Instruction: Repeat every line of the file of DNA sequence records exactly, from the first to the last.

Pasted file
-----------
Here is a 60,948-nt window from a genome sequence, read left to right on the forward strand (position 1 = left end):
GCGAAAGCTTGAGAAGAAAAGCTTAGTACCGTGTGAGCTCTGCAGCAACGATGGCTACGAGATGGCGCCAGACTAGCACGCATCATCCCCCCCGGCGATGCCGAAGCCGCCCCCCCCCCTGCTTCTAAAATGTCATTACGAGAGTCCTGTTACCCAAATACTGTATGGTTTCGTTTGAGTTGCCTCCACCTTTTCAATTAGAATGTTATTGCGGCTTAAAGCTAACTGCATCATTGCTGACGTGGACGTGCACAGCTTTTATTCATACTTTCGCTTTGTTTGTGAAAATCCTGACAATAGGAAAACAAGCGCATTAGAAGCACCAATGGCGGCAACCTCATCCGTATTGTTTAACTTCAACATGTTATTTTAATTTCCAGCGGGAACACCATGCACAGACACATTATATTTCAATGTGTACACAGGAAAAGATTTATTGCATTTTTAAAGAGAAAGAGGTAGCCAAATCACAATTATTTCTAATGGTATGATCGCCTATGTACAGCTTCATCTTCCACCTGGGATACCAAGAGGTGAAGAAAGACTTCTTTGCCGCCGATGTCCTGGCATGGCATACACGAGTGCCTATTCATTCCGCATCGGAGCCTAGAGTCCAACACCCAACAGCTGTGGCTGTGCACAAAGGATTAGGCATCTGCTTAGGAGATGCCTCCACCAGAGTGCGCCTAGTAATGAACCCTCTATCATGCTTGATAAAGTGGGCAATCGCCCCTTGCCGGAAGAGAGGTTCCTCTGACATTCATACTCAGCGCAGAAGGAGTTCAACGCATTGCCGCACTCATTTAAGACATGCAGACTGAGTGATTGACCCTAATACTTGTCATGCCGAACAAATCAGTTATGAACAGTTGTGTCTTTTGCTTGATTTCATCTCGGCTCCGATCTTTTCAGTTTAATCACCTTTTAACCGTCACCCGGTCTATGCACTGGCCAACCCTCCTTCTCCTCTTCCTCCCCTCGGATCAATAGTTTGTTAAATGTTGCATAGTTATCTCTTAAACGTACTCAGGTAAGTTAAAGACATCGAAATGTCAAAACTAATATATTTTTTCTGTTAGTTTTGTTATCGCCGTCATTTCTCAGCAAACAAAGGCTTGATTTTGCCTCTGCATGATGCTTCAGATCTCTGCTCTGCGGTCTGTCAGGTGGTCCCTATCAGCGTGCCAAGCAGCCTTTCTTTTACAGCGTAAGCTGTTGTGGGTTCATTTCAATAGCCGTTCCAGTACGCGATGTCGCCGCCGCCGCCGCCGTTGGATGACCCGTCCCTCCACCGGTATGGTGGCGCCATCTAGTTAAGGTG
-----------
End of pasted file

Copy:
Here is a 60,948-nt window from a genome sequence, read left to right on the forward strand (position 1 = left end):
GCGAAAGCTTGAGAAGAAAAGCTTAGTACCGTGTGAGCTCTGCAGCAACGATGGCTACGAGATGGCGCCAGACTAGCACGCATCATCCCCCCCGGCGATGCCGAAGCCGCCCCCCCCCCTGCTTCTAAAATGTCATTACGAGAGTCCTGTTACCCAAATACTGTATGGTTTCGTTTGAGTTGCCTCCACCTTTTCAATTAGAATGTTATTGCGGCTTAAAGCTAACTGCATCATTGCTGACGTGGACGTGCACAGCTTTTATTCATACTTTCGCTTTGTTTGTGAAAATCCTGACAATAGGAAAACAAGCGCATTAGAAGCACCAATGGCGGCAACCTCATCCGTATTGTTTAACTTCAACATGTTATTTTAATTTCCAGCGGGAACACCATGCACAGACACATTATATTTCAATGTGTACACAGGAAAAGATTTATTGCATTTTTAAAGAGAAAGAGGTAGCCAAATCACAATTATTTCTAATGGTATGATCGCCTATGTACAGCTTCATCTTCCACCTGGGATACCAAGAGGTGAAGAAAGACTTCTTTGCCGCCGATGTCCTGGCATGGCATACACGAGTGCCTATTCATTCCGCATCGGAGCCTAGAGTCCAACACCCAACAGCTGTGGCTGTGCACAAAGGATTAGGCATCTGCTTAGGAGATGCCTCCACCAGAGTGCGCCTAGTAATGAACCCTCTATCATGCTTGATAAAGTGGGCAATCGCCCCTTGCCGGAAGAGAGGTTCCTCTGACATTCATACTCAGCGCAGAAGGAGTTCAACGCATTGCCGCACTCATTTAAGACATGCAGACTGAGTGATTGACCCTAATACTTGTCATGCCGAACAAATCAGTTATGAACAGTTGTGTCTTTTGCTTGATTTCATCTCGGCTCCGATCTTTTCAGTTTAATCACCTTTTAACCGTCACCCGGTCTATGCACTGGCCAACCCTCCTTCTCCTCTTCCTCCCCTCGGATCAATAGTTTGTTAAATGTTGCATAGTTATCTCTTAAACGTACTCAGGTAAGTTAAAGACATCGAAATGTCAAAACTAATATATTTTTTCTGTTAGTTTTGTTATCGCCGTCATTTCTCAGCAAACAAAGGCTTGATTTTGCCTCTGCATGATGCTTCAGATCTCTGCTCTGCGGTCTGTCAGGTGGTCCCTATCAGCGTGCCAAGCAGCCTTTCTTTTACAGCGTAAGCTGTTGTGGGTTCATTTCAATAGCCGTTCCAGTACGCGATGTCGCCGCCGCCGCCGCCGTTGGATGACCCGTCCCTCCACCGGTATGGTGGCGCCATCTAGTTAAGGTG